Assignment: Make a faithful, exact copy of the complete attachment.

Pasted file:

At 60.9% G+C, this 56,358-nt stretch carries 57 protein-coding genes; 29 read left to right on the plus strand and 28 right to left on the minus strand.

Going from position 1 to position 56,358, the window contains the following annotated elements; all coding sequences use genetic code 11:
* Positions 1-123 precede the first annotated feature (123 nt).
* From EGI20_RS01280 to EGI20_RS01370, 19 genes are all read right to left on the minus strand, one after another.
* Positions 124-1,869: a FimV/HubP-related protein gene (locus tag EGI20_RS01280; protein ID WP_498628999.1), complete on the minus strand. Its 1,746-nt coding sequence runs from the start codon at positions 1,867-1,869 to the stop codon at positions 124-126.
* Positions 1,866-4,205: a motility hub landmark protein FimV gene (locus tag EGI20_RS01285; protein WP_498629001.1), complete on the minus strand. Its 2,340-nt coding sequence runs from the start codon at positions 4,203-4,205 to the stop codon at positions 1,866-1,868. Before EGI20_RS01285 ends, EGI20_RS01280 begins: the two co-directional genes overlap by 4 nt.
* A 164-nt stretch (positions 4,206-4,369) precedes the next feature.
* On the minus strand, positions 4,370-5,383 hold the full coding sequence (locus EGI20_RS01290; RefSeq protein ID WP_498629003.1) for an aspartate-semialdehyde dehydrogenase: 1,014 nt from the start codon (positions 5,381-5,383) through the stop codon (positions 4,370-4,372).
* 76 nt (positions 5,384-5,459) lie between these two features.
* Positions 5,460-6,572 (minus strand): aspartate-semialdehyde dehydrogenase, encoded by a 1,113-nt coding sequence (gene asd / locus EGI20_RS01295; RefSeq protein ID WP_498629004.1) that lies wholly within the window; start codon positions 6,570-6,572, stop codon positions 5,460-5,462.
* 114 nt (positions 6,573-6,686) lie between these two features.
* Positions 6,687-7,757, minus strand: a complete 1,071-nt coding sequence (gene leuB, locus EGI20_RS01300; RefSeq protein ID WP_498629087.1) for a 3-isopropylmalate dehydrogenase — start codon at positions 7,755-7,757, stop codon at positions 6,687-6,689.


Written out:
At 60.9% G+C, this 56,358-nt stretch carries 57 protein-coding genes; 29 read left to right on the plus strand and 28 right to left on the minus strand.

Going from position 1 to position 56,358, the window contains the following annotated elements; all coding sequences use genetic code 11:
* Positions 1-123 precede the first annotated feature (123 nt).
* From EGI20_RS01280 to EGI20_RS01370, 19 genes are all read right to left on the minus strand, one after another.
* Positions 124-1,869: a FimV/HubP-related protein gene (locus tag EGI20_RS01280; protein ID WP_498628999.1), complete on the minus strand. Its 1,746-nt coding sequence runs from the start codon at positions 1,867-1,869 to the stop codon at positions 124-126.
* Positions 1,866-4,205: a motility hub landmark protein FimV gene (locus tag EGI20_RS01285; protein WP_498629001.1), complete on the minus strand. Its 2,340-nt coding sequence runs from the start codon at positions 4,203-4,205 to the stop codon at positions 1,866-1,868. Before EGI20_RS01285 ends, EGI20_RS01280 begins: the two co-directional genes overlap by 4 nt.
* A 164-nt stretch (positions 4,206-4,369) precedes the next feature.
* On the minus strand, positions 4,370-5,383 hold the full coding sequence (locus EGI20_RS01290; RefSeq protein ID WP_498629003.1) for an aspartate-semialdehyde dehydrogenase: 1,014 nt from the start codon (positions 5,381-5,383) through the stop codon (positions 4,370-4,372).
* 76 nt (positions 5,384-5,459) lie between these two features.
* Positions 5,460-6,572 (minus strand): aspartate-semialdehyde dehydrogenase, encoded by a 1,113-nt coding sequence (gene asd / locus EGI20_RS01295; RefSeq protein ID WP_498629004.1) that lies wholly within the window; start codon positions 6,570-6,572, stop codon positions 5,460-5,462.
* 114 nt (positions 6,573-6,686) lie between these two features.
* Positions 6,687-7,757, minus strand: a complete 1,071-nt coding sequence (gene leuB, locus EGI20_RS01300; RefSeq protein ID WP_498629087.1) for a 3-isopropylmalate dehydrogenase — start codon at positions 7,755-7,757, stop codon at positions 6,687-6,689.